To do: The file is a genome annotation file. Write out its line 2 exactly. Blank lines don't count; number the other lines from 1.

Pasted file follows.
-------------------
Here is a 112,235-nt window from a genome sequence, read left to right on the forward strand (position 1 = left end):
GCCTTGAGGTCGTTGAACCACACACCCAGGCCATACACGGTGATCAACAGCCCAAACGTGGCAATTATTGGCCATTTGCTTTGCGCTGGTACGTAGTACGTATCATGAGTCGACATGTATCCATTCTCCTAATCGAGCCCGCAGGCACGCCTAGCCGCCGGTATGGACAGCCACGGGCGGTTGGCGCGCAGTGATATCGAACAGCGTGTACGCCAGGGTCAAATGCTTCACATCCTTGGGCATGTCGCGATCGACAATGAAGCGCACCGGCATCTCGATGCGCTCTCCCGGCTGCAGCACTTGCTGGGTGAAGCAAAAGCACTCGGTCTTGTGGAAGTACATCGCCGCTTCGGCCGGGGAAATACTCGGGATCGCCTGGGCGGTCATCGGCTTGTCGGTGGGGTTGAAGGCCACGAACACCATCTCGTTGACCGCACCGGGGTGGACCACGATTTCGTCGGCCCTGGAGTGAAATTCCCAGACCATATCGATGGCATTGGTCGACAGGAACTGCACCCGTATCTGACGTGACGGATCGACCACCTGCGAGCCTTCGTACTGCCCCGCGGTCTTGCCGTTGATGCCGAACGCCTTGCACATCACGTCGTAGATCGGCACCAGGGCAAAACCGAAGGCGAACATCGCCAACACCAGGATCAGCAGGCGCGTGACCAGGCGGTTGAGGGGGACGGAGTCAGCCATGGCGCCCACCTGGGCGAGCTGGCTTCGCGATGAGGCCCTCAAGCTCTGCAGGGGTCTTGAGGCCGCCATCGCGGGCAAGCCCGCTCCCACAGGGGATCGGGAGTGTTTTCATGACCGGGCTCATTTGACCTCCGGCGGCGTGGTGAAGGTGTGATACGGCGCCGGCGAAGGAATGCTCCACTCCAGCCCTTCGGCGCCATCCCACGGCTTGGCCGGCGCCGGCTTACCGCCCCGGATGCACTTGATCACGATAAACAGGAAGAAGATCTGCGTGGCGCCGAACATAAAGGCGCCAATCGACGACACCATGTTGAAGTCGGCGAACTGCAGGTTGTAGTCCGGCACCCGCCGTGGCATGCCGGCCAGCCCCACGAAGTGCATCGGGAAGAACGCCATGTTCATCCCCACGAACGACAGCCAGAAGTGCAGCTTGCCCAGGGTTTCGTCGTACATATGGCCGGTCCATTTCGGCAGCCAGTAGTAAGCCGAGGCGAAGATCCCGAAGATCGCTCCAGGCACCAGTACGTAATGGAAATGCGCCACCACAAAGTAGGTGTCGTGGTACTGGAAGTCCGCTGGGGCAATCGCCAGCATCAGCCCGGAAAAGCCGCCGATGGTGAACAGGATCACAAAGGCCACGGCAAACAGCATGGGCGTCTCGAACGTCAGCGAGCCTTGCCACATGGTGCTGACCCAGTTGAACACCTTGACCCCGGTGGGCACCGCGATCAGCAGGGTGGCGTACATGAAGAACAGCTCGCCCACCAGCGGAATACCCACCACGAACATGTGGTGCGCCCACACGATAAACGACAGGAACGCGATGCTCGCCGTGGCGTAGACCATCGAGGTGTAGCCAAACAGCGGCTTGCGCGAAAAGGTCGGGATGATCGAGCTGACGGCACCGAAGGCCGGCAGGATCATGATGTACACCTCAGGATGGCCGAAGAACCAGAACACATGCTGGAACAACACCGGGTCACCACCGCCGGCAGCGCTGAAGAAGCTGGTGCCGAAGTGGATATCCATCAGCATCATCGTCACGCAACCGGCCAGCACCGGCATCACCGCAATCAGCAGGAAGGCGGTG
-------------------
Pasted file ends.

GCCTTGAGGTCGTTGAACCACACACCCAGGCCATACACGGTGATCAACAGCCCAAACGTGGCAATTATTGGCCATTTGCTTTGCGCTGGTACGTAGTACGTATCATGAGTCGACATGTATCCATTCTCCTAATCGAGCCCGCAGGCACGCCTAGCCGCCGGTATGGACAGCCACGGGCGGTTGGCGCGCAGTGATATCGAACAGCGTGTACGCCAGGGTCAAATGCTTCACATCCTTGGGCATGTCGCGATCGACAATGAAGCGCACCGGCATCTCGATGCGCTCTCCCGGCTGCAGCACTTGCTGGGTGAAGCAAAAGCACTCGGTCTTGTGGAAGTACATCGCCGCTTCGGCCGGGGAAATACTCGGGATCGCCTGGGCGGTCATCGGCTTGTCGGTGGGGTTGAAGGCCACGAACACCATCTCGTTGACCGCACCGGGGTGGACCACGATTTCGTCGGCCCTGGAGTGAAATTCCCAGACCATATCGATGGCATTGGTCGACAGGAACTGCACCCGTATCTGACGTGACGGATCGACCACCTGCGAGCCTTCGTACTGCCCCGCGGTCTTGCCGTTGATGCCGAACGCCTTGCACATCACGTCGTAGATCGGCACCAGGGCAAAACCGAAGGCGAACATCGCCAACACCAGGATCAGCAGGCGCGTGACCAGGCGGTTGAGGGGGACGGAGTCAGCCATGGCGCCCACCTGGGCGAGCTGGCTTCGCGATGAGGCCCTCAAGCTCTGCAGGGGTCTTGAGGCCGCCATCGCGGGCAAGCCCGCTCCCACAGGGGATCGGGAGTGTTTTCATGACCGGGCTCATTTGACCTCCGGCGGCGTGGTGAAGGTGTGATACGGCGCCGGCGAAGGAATGCTCCACTCCAGCCCTTCGGCGCCATCCCACGGCTTGGCCGGCGCCGGCTTACCGCCCCGGATGCACTTGATCACGATAAACAGGAAGAAGATCTGCGTGGCGCCGAACATAAAGGCGCCAATCGACGACACCATGTTGAAGTCGGCGAACTGCAGGTTGTAGTCCGGCACCCGCCGTGGCATGCCGGCCAGCCCCACGAAGTGCATCGGGAAGAACGCCATGTTCATCCCCACGAACGACAGCCAGAAGTGCAGCTTGCCCAGGGTTTCGTCGTACATATGGCCGGTCCATTTCGGCAGCCAGTAGTAAGCCGAGGCGAAGATCCCGAAGATCGCTCCAGGCACCAGTACGTAATGGAAATGCGCCACCACAAAGTAGGTGTCGTGGTACTGGAAGTCCGCTGGGGCAATCGCCAGCATCAGCCCGGAAAAGCCGCCGATGGTGAACAGGATCACAAAGGCCACGGCAAACAGCATGGGCGTCTCGAACGTCAGCGAGCCTTGCCACATGGTGCTGACCCAGTTGAACACCTTGACCCCGGTGGGCACCGCGATCAGCAGGGTGGCGTACATGAAGAACAGCTCGCCCACCAGCGGAATACCCACCACGAACATGTGGTGCGCCCACACGATAAACGACAGGAACGCGATGCTCGCCGTGGCGTAGACCATCGAGGTGTAGCCAAACAGCGGCTTGCGCGAAAAGGTCGGGATGATCGAGCTGACGGCACCGAAGGCCGGCAGGATCATGATGTACACCTCAGGATGGCCGAAGAACCAGAACACATGCTGGAACAACACCGGGTCACCACCGCCGGCAGCGCTGAAGAAGCTGGTGCCGAAGTGGATATCCATCAGCATCATCGTCACGCAACCGGCCAGCACCGGCATCACCGCAATCAGCAGGAAGGCGGTG